Research highlights low carbon innovations

Vulnerable households could benefit or suffer further injustice from the switch to low carbon technology, according to new research by the University of Sussex and the Energy Systems Catapult.

Research highlights low carbon innovations

According to the study entitled entitled “Temporality, vulnerability, and energy justice in household low carbon innovations,” decarbonising the energy system to achieve 2050 emissions targets will require extensive innovation, which has the potential to benefit consumers and truly put them at the heart of the energy system, including vulnerable households.

Yet there is also a risk the transformation could create new injustices unless the risks are pre-empted and actively mitigated.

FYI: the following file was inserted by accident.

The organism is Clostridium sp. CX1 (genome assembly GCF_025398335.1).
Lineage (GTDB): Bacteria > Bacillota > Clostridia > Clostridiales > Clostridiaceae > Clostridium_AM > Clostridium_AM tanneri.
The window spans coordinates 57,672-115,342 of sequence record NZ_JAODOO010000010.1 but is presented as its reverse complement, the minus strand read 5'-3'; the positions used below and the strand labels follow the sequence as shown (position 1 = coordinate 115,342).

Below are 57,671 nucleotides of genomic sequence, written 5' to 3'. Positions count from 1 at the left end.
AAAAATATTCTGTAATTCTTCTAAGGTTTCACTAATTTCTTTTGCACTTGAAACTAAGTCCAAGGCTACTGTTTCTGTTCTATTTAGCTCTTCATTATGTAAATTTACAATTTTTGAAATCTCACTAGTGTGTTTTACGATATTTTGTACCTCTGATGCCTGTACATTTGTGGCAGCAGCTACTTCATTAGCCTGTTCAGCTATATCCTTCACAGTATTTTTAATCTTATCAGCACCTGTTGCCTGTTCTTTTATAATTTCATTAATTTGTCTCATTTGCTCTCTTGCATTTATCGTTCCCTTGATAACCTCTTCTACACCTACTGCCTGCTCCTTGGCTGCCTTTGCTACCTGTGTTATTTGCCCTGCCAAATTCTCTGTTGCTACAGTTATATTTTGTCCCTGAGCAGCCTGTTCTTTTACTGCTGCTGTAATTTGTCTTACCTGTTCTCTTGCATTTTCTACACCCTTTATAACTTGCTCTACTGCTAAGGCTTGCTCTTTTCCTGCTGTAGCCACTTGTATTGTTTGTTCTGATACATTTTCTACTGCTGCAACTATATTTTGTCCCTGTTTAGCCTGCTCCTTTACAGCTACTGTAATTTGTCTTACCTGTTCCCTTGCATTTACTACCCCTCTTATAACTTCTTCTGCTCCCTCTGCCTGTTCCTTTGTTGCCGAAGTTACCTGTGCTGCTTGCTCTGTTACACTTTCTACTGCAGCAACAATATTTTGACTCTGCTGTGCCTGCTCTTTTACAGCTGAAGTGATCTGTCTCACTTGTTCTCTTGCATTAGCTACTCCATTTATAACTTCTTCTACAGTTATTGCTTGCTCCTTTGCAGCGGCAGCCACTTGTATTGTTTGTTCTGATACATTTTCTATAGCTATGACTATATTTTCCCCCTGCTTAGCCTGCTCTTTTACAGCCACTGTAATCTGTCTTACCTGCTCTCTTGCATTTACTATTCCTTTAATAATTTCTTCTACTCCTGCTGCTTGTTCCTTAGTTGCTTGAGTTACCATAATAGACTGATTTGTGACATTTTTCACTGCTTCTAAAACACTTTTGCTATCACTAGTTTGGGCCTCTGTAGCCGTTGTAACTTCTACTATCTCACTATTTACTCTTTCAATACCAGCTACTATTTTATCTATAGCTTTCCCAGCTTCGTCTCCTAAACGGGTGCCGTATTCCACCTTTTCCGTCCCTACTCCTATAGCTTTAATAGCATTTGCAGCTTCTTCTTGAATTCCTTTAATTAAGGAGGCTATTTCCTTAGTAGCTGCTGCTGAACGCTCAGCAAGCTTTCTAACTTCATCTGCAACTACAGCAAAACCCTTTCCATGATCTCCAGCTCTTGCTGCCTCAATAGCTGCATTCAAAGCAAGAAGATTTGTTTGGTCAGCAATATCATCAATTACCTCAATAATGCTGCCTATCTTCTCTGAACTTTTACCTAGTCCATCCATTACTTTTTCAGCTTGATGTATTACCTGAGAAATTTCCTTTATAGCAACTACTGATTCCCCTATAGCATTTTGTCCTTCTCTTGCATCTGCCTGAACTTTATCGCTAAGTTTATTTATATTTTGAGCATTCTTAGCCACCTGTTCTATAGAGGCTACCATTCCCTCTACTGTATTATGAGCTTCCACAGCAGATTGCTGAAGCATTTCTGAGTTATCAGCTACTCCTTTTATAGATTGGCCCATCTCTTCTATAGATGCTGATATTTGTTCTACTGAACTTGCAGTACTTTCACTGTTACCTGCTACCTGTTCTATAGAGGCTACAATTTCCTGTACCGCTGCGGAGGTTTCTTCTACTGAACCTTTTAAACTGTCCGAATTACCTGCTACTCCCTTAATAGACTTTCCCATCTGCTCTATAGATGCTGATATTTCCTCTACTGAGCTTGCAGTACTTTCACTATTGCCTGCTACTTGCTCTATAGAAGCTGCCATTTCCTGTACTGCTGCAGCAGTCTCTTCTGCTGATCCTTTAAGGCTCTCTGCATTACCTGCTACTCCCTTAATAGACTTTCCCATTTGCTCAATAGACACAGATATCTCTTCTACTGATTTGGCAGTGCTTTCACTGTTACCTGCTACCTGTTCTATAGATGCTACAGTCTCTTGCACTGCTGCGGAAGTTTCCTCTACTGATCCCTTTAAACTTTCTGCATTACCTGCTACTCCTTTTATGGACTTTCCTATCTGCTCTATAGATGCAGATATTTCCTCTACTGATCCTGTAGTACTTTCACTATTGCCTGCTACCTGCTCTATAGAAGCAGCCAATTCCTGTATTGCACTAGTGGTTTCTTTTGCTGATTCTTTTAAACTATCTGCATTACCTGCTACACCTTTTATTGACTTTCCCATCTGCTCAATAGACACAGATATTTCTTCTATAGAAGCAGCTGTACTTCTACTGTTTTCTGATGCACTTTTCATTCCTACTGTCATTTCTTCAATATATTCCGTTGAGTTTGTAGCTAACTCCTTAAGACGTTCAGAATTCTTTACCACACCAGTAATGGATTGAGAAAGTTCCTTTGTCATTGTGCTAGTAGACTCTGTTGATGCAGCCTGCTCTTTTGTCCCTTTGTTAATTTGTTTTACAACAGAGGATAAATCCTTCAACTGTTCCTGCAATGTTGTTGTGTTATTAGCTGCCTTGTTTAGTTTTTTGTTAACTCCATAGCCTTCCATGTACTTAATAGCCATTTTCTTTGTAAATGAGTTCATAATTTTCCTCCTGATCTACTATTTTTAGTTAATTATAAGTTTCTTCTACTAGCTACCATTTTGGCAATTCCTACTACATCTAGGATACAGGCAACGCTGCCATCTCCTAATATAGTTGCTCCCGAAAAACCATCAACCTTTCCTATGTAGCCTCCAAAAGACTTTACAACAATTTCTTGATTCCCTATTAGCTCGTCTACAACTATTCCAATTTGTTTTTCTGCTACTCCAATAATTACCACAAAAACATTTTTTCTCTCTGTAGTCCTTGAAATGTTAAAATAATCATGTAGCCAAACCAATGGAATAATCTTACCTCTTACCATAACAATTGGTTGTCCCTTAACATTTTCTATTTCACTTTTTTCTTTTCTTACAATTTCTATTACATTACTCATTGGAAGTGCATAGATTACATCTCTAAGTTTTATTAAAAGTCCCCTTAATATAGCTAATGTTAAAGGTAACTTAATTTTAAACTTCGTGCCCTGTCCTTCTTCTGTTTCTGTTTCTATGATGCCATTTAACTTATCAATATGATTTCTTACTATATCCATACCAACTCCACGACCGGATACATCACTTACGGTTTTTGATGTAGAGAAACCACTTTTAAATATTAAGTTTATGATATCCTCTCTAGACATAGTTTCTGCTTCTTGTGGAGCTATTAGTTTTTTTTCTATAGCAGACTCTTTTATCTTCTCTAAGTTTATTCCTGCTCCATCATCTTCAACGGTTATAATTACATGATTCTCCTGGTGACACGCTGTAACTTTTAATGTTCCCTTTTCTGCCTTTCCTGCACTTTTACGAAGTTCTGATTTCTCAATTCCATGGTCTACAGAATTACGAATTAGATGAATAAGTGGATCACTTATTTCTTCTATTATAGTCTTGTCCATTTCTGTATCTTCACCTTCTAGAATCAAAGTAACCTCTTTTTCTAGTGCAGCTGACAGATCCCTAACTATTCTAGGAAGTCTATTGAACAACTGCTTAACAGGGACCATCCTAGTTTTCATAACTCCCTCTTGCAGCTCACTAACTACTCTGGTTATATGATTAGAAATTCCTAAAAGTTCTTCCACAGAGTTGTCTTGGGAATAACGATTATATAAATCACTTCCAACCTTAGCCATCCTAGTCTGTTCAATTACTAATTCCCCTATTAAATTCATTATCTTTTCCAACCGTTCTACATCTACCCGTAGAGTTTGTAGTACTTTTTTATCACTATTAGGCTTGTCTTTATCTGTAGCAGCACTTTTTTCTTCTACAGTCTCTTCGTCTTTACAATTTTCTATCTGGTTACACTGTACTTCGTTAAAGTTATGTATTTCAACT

Sussex University Professor of Energy Policy Benjamin Sovacool, alongside Energy Systems Catapult’s Consumer Insight business lead Dr Matt Lipson and consumer insight manager Dr Rose Chard have published a peer-reviewed study in energy policy exploring how emerging low-carbon innovations may complement, or indeed complicate, achieving energy justice outcomes for vulnerable households.

The study assessed three household innovations (energy services, solar photovoltaic panels and low carbon heating) and one transport innovation (electric vehicles).

Professor Sovacool said: “The study offers a sobering reminder that many of the things we want, such as more efficient homes, can still generate degrees of injustice throughout their diffusion.”

The study assessed each innovation across four areas: affordability, resource efficiency and environmental performance, equity of accessibility and fairness for vulnerable groups. It found that there could be positives and negatives for each of the innovations across these four assessment areas.

Dr Chard said: “If opportunities are harnessed, innovations could see more people be able to afford access to basic energy services and the benefits of innovation be available to vulnerable energy consumers.”


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